Warrington Childrens Specialist Learning Difficulties Nursing Team
The Team works in close collaboration with Families and Carers to manage behaviour issues for children and young people, with learning disabilities, aged 0-19 years, in the home environment. We work very closely with parents to help them develop a consistent approach to managing their child’s behavior.
Our aim is to provide a high quality, holistic, needs led service focusing on the behavioural and developmental needs of children and young people with learning disabilities, Autistic Spectrum Conditions and Attention Deficit Hyperactivity Disorder.
The team also support families who are accessing the Child Development Centre for the first time by collating family information and providing information about the service they are about to receive.
The team works closely with parents and professionals supporting the child to develop a consistent approach. In order to build the skills and capacity of parents and community health staff to work more effectively with the children, young people and families who use the service, the service will offer training and development opportunities to these groups.
As a team we adhere to the organisational values of Bridgewater Community Healthcare NHS Trust. We provide a patient centred service by focusing on the child / young person and the team around the family looking to make a positive difference to their lives.
We constantly strive to evaluate our service and look for new, more effective and innovative ways of working.
We value all forms of communication and aim to communicate in an open and honest way that enables an atmosphere of trust and respect throughout.
We offer a professional quality service, following local and national professional guidelines with a comprehensive management structure, support and training packages that ensure best evidence-based practice at all times.
We are locally-led and flexible about the settings of our intervention to best meet the needs of the child and family.
We are efficient and use our resources wisely to ensure quality care and value for money.
Working with our Partners
Evidence shows that the best results are achieved when we work with those in daily contact with the child and young person. This enables those around him / her to promote positive behaviour in a variety of meaningful environments. The service works with Parents / Carers, Paediatricians, Allied Health Professionals, Education staff, G.P’s, Social Workers and Private and Voluntary Organisations as a team around the child. The service works in a variety of settings to deliver support and integrate management strategies and techniques into daily life to improve the potential of the individual child/young person.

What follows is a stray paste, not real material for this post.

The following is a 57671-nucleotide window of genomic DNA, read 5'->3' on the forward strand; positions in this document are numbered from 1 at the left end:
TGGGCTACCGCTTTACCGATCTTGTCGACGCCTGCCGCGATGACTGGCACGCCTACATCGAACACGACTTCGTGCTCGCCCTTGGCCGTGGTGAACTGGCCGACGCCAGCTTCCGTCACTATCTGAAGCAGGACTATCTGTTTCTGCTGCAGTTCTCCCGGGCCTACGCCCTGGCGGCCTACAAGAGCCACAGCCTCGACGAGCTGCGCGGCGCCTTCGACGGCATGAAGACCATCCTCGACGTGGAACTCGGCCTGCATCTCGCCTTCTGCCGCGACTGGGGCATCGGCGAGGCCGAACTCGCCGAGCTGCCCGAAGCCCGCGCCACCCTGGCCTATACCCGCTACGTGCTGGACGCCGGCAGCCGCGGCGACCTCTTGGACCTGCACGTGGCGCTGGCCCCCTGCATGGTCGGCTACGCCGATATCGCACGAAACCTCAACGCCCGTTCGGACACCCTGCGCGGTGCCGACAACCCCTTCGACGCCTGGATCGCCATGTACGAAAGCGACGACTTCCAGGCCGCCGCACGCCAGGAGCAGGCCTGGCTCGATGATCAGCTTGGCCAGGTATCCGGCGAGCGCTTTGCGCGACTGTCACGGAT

We aim to form a partnership with families and professionals to enable others to maximise the child’s potential. Parents are a significant member of the team who hold a unique insight into their child and whose contribution we value. Our role as a Specialist Service is to provide support and advice to the significant people in the child’s life.
We aim to work in an integrated way with partner agencies to develop services for children and young people with additional needs. This includes joint working at a planning level e.g. involvement in the Complex Case Panel, Short Breaks Panel, Continuing Care Panel, ADHD Foundation project and also close liaison with Social Care, Inclusion, CAMHs and Education on a daily basis.
Who to contact
- Contact Name
- Anne Tobiasen
- 01925 867843
Where to go
- Child Development Centre
- WA2 9HY
- Age ranges
- Referral required
- Referral details
Referrals are accepted from:
- Hospital Consultants
- Health Visitors
- School Nurses
- Occupational Therapy and Speech and Language Therapy
- Social Workers
- Inclusion Workers
- General Practitioners
- Education staff e.g. Nursery, School, SENCo, Educational Psychologist
- Other Professionals: e.g. Family Support Workers
Inappropriate referrals will be signposted to the appropriate service where possible.
Expertise Available to Families
Children, Young People and their families can access expert knowledge in the following aspects:
- Information on Learning Disability, Autism, ADHD and Emotional health and wellbeing.
- Functional assessment of behaviour issues
- In depth assessment of sleep difficulties
- Advice on behavioural issues based on behaviour modification techniques (B.F. Skinner, Pavlov, Bandura)
- Promotion of Emotional health and wellbeing